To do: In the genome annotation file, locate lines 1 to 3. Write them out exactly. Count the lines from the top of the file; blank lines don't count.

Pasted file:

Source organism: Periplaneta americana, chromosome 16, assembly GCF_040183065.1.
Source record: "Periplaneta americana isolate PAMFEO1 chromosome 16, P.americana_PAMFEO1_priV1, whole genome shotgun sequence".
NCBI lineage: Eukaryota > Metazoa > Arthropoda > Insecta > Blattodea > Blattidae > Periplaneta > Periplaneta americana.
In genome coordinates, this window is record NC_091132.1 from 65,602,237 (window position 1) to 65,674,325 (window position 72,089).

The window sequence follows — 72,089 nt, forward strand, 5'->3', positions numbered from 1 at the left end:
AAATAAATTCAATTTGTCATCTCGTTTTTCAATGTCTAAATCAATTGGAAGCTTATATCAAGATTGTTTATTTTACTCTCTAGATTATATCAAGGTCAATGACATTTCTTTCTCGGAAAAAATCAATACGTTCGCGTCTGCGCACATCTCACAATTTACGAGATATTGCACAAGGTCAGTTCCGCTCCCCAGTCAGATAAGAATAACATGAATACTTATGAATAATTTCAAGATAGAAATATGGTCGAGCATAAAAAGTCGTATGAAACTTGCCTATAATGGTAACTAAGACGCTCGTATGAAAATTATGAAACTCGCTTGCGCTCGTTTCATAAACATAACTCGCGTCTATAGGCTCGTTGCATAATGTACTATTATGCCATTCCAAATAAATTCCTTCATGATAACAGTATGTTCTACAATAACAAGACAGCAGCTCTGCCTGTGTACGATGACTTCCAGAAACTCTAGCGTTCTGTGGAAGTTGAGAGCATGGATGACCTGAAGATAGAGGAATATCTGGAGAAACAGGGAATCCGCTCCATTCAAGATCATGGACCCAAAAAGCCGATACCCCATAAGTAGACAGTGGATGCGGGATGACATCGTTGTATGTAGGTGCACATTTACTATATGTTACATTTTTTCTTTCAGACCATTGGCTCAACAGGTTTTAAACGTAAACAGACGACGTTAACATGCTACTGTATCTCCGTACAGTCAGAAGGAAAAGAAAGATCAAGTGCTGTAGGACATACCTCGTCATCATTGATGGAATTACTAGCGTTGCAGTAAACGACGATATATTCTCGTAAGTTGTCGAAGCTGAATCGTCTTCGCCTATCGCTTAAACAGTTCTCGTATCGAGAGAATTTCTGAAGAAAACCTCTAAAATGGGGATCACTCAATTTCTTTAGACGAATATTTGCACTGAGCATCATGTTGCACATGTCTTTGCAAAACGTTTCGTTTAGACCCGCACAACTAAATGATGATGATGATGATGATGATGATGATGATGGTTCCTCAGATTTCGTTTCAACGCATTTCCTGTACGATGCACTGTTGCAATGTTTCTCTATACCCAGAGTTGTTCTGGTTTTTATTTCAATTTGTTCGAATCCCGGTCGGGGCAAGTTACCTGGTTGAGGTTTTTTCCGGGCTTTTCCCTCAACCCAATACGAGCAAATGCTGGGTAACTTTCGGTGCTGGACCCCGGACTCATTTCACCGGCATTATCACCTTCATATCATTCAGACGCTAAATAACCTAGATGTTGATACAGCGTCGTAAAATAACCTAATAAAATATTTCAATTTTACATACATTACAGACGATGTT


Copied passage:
Source organism: Periplaneta americana, chromosome 16, assembly GCF_040183065.1.
Source record: "Periplaneta americana isolate PAMFEO1 chromosome 16, P.americana_PAMFEO1_priV1, whole genome shotgun sequence".
NCBI lineage: Eukaryota > Metazoa > Arthropoda > Insecta > Blattodea > Blattidae > Periplaneta > Periplaneta americana.